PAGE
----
In his criticism of the 1937 article Rupert Taylor published in "American Literature," Holcomb pointed out that even if Hannah Caesar who was Hanna Brown before her marriage was indeed white, as the author claimed, it did not in anyway disprove that her husband was black. The affidavits Taylor cites but which no longer exist, were referred to in a contemporary newspaper report. All that they allegedly claimed was that the mother and sisters of Hannah Brown had always been regarded as white. No mention, whatsoever, was made of her father. No mention was made to the color of Hannah Caesar's husband either, but that is explainable since it was only the question of her own race that had been at issue during the trial. However, since the article itself was an attempt to discredit this long standing rumor about Timrod's ancestry, Holcomb found Taylor's silence on this matter particularly telling since, as is quite clear from both the census and probate records, the only Caesars in South Carolina were black. Furthermore, since the attorney for the defendants would not have made such a declaration regarding Hannah Caesar unless as Taylor himself put it, "he had some ground, however slight...," we can assume that her husband was an African American.

In point of fact, the inadmissibility of Hannah Caesar's testimony was cited as precedence in another trial a few days later when an attempt was made to disqualify a witness on the grounds that she too was a woman of mixed race. As further proof and perhaps, most conclusively, Brent Holcomb points out that in the 1790 census, Hannah's daughter, Sarah Faesch, the grandmother of Henry Timrod, is not only denoted as "free" but is listed in the column reserved for free people of color, as well. Considering the date of Rupert Taylor's publication, it should not be surprising that in trying to allay the continual "gossip" about the poet's having been an "octoroon", he upbraids the "type of mind which, unfortunately, seems born to believe evil or which, obsessed with the idea of miscegenation, leaps eagerly to seize upon any hint of tainted blood in anyone who has achieved prominence."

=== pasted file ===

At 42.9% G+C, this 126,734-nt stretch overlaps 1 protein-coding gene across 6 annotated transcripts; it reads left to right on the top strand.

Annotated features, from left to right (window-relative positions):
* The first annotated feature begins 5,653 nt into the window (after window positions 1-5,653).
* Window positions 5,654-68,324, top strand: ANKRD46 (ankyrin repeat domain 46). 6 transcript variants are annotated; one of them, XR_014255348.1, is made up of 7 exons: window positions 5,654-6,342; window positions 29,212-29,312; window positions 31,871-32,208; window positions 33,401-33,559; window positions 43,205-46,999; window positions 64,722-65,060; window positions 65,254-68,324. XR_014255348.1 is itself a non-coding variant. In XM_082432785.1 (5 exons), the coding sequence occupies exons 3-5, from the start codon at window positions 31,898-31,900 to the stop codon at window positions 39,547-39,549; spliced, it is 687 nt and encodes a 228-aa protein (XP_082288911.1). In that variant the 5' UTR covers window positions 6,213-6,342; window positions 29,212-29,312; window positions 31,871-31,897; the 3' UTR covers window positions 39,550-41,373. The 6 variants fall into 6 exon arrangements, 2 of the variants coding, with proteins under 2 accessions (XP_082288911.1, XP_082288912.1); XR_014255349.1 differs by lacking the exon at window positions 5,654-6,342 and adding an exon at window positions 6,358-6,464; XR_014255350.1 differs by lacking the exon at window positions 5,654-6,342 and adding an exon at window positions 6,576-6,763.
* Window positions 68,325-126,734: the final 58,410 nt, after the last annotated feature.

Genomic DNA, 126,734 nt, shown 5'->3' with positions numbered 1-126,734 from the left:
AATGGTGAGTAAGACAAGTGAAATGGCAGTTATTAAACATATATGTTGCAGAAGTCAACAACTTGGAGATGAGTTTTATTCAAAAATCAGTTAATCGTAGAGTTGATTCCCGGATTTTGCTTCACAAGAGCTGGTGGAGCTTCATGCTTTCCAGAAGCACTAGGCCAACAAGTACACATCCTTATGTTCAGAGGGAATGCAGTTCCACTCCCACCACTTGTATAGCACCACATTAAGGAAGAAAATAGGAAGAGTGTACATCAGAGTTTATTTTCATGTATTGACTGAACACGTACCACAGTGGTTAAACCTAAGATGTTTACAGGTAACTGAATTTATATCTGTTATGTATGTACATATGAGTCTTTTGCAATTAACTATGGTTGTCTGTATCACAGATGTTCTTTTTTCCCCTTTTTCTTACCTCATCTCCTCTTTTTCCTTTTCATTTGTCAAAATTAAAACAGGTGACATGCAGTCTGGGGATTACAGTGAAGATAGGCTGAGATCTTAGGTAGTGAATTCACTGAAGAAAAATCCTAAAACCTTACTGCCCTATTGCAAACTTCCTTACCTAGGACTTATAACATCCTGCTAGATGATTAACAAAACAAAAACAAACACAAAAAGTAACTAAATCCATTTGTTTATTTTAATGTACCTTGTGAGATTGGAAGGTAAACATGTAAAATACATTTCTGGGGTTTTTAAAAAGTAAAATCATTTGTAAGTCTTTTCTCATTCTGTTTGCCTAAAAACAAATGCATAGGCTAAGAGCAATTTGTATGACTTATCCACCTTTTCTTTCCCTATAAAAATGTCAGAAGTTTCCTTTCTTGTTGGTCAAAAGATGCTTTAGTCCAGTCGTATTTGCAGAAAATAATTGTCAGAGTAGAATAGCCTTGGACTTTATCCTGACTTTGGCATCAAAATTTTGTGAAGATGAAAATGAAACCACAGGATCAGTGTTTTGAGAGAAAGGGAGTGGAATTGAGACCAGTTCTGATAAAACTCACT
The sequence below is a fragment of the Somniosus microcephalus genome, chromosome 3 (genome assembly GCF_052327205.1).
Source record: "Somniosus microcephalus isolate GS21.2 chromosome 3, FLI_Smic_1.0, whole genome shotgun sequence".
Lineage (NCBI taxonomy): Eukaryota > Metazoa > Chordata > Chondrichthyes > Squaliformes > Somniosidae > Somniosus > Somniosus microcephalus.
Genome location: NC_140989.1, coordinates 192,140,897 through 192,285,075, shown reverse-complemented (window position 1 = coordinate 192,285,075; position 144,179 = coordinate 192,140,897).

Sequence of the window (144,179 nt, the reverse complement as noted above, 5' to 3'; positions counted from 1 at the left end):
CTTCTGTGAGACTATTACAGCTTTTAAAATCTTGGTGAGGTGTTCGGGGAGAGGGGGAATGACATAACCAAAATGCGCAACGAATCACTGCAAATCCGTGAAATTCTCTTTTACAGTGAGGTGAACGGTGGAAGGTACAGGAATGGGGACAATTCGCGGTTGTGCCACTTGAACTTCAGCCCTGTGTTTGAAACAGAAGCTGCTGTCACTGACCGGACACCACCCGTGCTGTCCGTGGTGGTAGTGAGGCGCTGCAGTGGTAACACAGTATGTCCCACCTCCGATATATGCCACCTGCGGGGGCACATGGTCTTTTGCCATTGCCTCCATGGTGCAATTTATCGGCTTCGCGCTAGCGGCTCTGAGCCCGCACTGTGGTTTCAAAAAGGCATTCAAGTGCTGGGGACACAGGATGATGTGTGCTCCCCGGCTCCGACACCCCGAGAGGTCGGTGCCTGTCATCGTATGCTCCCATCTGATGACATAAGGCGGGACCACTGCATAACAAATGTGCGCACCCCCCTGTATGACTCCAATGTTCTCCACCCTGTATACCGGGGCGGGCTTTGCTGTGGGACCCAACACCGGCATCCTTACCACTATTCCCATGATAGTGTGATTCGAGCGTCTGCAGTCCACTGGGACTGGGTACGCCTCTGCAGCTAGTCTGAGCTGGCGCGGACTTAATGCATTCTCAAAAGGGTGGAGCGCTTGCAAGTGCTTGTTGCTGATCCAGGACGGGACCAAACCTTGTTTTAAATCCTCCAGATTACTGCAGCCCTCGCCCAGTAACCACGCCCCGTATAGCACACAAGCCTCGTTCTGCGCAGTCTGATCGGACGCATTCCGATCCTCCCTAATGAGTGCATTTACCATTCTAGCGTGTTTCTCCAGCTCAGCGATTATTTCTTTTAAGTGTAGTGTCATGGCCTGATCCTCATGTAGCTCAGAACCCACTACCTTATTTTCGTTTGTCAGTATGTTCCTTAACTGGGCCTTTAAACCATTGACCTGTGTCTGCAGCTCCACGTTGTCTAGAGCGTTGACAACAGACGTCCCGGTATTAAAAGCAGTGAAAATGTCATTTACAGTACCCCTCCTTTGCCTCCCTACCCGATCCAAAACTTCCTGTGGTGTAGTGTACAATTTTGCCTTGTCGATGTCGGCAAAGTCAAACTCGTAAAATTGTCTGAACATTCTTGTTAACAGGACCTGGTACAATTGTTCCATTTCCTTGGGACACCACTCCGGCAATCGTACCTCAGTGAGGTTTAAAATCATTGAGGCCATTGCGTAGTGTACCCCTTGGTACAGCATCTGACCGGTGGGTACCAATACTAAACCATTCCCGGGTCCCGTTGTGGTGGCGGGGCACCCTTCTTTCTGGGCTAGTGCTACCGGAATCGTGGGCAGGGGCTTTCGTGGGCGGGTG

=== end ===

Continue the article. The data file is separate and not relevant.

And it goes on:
Coincidentally, one of the writers who helped to memorialize Timrod was none other than the late 19th century South Carolina archivist, Salley, who played such an important role in the creation of southern historiography and who, himself, was a Pendarvis descendant - another Southern mixed race family. As an authority on the genealogical sources of the State's founding families, there can be no doubt that Salley was fully aware not only of his own African heritage but of Henry Timrod's as well.

In 1901, a monument surmounted by a bronze bust of the poet Henry Timrod was dedicated in Charleston, SC. But perhaps the greatest honour paid to him by his fellow patriots was in 1911, when the General Assembly passed a resolution instituting the verses of his poem, "Carolina," as the lyrics of the official state anthem.

Besides the racial irony exposed by the genealogical facts that have just surfaced, it should not be too difficult to argue from the opening stanza included here that despite Lee's surrender, the Confederacy still thumbs its collective nose at the Union anytime this piece by Henry Timrod is sung.

The despot treads thy sacred sands,
Thy pines give shelter to his bands,
Thy sons stand by with idle hands,


He breathes at ease thy airs of balm,
He scorns the lances of thy palm;
Oh! who shall break thy craven calm,


Thy ancient fame is growing dim,
A spot is on thy garment's rim;
Give to the winds thy battle hymn,


Researched and Written by Mario de Valdes y Cocom